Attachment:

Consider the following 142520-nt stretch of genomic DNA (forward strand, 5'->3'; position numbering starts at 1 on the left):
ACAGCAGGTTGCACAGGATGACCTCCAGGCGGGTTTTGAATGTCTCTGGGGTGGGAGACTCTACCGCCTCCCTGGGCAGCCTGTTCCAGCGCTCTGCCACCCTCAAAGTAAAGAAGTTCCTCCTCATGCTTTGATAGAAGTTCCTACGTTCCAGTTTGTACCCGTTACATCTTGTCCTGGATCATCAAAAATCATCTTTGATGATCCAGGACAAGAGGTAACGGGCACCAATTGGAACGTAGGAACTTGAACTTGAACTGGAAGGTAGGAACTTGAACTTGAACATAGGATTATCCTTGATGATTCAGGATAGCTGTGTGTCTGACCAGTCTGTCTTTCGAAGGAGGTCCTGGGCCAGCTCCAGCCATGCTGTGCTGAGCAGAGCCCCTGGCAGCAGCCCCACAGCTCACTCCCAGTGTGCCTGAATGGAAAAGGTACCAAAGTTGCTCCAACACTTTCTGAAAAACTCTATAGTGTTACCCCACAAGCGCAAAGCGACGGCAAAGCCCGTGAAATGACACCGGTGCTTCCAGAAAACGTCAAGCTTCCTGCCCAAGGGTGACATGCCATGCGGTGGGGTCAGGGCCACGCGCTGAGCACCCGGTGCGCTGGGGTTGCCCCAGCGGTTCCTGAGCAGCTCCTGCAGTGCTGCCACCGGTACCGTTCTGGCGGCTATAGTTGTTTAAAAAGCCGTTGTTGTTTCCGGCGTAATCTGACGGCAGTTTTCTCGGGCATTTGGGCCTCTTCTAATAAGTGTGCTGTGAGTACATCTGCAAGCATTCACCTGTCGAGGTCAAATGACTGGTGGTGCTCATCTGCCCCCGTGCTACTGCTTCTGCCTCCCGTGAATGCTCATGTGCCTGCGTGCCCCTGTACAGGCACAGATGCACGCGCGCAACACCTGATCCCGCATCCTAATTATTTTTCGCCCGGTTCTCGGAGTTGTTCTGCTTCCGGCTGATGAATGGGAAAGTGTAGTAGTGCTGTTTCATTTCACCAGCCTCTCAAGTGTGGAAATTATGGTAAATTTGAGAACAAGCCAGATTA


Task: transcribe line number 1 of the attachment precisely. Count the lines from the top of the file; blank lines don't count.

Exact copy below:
Consider the following 142520-nt stretch of genomic DNA (forward strand, 5'->3'; position numbering starts at 1 on the left):